Net Sales: Total revenues for the three months ended June 27 fell 66.5 percent to $451 million from $1.35 billion in the year-ago quarter.
The company said gross margin for the quarter was 67 percent, up from 62 percent a year ago. The net inventory on June 27 was $948 million, representing a 7 percent decrease versus the prior year.
By business segment, Versace posted a 55.1 percent decrease in revenue to $93 million for the quarter, and the operating margin was down 44.1 percent versus down 1.4 percent last year. The brand saw e-commerce sales up by triple digits year-to-date, as well as encouraging sales of its Virtus accessories collection. It also saw strong recovery in Mainland China in the first quarter. Social media followers grew 13 percent year-over-year to 39 million in the quarter.
Jimmy Choo revenue fell 67.7 percent to $51 million, and its operating margin fell 56.9 percent compared with 7.0 percent in the prior year. E-commerce growth saw sequential improvement year-to-date, with its fashion active category penetration nearly doubling in the quarter. The JC Signature Varenne line of bags continues to be the best-selling collection for the brand. The footwear brand also saw strong recovery in Mainland China, and social media followers rose 6 percent year-over-year to 17 million in the quarter.
Michael Kors revenue decreased 68.7 percent to $307 million, while its operating margin declined 15.6 percent versus 20.5 percent in the prior year. The brand saw e-commerce growth rise 35 percent year-to-date, as its Signature line continues to perform in the period. Higher average unit retail and better channel mix between retail and wholesale sales helped expand gross margin for the quarter. The Kors brand has a global database that rose 17 percent year-over-year to 45 million, while social media followers grew 6 percent over the same period to 49 million.
“Overall, first quarter revenues and earnings came in a bit better than expected, though topline guidance was provided after the period had closed,” said Dana Telsey, chief investment officer at Telsey Advisory Group, who has a “market perform” rating on the company’s shares.
“In addition, the better than expected gross margin is encouraging, though fuller priced selling was likely supported by holding the line on pricing in a stressed e-commerce channel while stores were closed,” she added, noting that the move away from wholesale likely contributed to the improved margins. “Having said that, inventory is relatively controlled with a 7% decline for the quarter.”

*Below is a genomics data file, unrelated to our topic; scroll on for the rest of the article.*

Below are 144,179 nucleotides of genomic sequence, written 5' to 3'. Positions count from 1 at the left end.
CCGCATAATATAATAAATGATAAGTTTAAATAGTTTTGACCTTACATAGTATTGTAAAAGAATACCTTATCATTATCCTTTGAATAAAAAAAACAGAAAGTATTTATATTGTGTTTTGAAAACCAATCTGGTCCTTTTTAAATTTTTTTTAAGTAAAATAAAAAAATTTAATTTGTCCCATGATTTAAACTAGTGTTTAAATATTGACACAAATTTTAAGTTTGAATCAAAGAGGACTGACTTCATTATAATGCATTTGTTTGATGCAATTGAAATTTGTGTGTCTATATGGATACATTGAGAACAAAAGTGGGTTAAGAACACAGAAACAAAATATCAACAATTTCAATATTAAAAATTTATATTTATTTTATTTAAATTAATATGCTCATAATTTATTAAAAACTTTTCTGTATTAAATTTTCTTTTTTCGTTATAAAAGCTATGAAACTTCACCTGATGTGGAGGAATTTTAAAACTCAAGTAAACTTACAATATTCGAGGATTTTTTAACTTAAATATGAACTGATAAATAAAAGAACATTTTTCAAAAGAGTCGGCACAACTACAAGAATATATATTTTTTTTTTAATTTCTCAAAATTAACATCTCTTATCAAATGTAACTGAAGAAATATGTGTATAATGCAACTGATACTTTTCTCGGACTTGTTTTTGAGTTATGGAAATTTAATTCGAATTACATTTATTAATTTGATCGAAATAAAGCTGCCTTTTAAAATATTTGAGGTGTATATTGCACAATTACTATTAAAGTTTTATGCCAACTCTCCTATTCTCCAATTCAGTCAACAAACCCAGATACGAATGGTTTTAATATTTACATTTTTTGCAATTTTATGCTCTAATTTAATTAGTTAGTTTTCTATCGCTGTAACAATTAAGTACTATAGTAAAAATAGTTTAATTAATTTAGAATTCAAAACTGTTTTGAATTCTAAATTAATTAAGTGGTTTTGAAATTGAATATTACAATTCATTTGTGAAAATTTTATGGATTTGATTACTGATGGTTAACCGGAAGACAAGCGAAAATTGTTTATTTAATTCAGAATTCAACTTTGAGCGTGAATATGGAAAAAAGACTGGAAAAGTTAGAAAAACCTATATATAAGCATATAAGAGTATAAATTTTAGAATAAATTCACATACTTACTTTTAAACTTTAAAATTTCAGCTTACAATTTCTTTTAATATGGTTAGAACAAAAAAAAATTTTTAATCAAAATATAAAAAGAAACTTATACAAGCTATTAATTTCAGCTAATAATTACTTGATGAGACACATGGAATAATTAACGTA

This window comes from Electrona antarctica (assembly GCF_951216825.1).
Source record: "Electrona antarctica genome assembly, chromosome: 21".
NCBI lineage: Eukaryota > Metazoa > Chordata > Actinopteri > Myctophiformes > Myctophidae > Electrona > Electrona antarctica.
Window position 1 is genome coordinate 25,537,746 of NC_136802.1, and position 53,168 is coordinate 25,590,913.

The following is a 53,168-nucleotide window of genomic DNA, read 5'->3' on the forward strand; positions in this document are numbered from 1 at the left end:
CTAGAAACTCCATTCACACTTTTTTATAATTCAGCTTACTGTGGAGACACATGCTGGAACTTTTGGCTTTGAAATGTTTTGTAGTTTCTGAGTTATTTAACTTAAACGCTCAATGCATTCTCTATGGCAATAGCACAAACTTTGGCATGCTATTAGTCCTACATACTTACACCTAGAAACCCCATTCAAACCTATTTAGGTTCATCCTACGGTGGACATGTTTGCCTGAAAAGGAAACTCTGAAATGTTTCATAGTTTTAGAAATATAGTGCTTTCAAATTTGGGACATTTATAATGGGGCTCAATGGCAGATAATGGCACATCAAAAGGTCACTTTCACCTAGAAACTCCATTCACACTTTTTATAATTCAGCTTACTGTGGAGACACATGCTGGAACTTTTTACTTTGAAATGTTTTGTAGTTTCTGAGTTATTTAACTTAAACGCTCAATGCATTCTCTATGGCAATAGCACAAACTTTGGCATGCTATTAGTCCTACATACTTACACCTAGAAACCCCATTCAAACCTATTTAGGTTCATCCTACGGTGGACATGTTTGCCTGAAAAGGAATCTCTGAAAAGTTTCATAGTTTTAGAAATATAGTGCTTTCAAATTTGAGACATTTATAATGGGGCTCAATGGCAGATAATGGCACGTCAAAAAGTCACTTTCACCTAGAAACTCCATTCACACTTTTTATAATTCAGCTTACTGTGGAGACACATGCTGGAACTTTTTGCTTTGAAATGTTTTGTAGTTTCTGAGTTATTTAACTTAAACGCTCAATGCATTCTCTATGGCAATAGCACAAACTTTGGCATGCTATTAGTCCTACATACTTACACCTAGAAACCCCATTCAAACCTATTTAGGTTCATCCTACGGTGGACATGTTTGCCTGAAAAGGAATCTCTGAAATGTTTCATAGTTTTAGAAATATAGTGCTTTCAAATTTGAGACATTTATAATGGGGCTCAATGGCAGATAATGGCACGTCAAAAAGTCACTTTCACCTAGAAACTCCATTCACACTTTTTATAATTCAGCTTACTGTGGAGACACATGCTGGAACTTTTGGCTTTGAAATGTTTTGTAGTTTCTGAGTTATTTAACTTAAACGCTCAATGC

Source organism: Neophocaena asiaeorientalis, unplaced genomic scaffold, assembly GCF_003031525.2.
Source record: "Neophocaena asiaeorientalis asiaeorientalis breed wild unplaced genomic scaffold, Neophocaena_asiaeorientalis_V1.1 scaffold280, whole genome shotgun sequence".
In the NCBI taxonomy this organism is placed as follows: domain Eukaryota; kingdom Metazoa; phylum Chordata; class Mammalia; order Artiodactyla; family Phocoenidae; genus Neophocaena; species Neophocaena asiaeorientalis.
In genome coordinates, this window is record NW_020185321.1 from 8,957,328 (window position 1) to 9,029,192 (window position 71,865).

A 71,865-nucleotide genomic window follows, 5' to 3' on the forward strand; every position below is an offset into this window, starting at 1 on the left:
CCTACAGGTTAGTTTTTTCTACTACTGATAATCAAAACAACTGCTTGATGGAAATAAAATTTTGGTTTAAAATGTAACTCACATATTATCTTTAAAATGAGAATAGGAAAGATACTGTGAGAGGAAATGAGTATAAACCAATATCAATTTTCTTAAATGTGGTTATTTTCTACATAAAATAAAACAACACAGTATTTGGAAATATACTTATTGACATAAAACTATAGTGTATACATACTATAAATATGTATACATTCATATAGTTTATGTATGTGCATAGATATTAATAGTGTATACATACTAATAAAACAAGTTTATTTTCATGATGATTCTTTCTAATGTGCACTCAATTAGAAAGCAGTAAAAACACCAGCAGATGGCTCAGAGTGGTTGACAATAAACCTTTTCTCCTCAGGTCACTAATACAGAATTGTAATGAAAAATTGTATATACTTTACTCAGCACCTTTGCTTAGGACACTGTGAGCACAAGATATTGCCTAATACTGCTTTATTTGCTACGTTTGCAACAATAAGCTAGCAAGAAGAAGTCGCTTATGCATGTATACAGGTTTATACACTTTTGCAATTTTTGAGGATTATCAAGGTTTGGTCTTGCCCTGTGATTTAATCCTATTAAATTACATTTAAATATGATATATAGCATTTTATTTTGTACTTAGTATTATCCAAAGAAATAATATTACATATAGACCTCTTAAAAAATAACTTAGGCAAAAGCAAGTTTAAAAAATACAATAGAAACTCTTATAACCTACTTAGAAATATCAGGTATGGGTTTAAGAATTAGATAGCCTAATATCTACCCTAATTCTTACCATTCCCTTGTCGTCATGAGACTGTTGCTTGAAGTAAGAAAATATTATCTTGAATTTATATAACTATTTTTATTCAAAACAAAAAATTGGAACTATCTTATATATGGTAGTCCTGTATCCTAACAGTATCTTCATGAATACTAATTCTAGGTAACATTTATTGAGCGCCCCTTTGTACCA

Telsey isn’t so sure what the future holds for Capri. “Going forward, we are back to a lesser degree of visibility to performance in our view,” she said. “Stepping back, we continue to view the handbag space cautiously in the current environment, given the highly discretionary nature of the category as well as its reliance on travel/tourism and occasion-based buying.”
Earnings: The company posted a loss of $180 million, or $1.21 a diluted share, against net income of $45 million, or 30 cents, last year. On an adjusted basis, the loss per diluted share was $1.04.
Wall Street was expecting a wider loss of $1.11 on an adjusted basis on lower estimated revenues of $427.3 million.
Capri said it ended the quarter with $1.1 billion of liquidity and net debt of $1.6 billion.
Because of the coronavirus pandemic and the lack of visibility surrounding macroeconomic fundamentals and tourism, Capri will not be providing earnings guidance for fiscal year 2021.
CEO’s Take: “During these unprecedented times, we plan to continue to execute on our strategic growth initiatives and remain confident in the long-term opportunities for each of our unique global luxury houses. Capri Holdings has a portfolio of three iconic, founder-led fashion luxury brands that have enduring value and a long history of successfully navigating challenging periods. We will continue to carefully guide our business through the current retail environment, while positioning the company to resume its growth trajectory in fiscal 2022,” Idol said.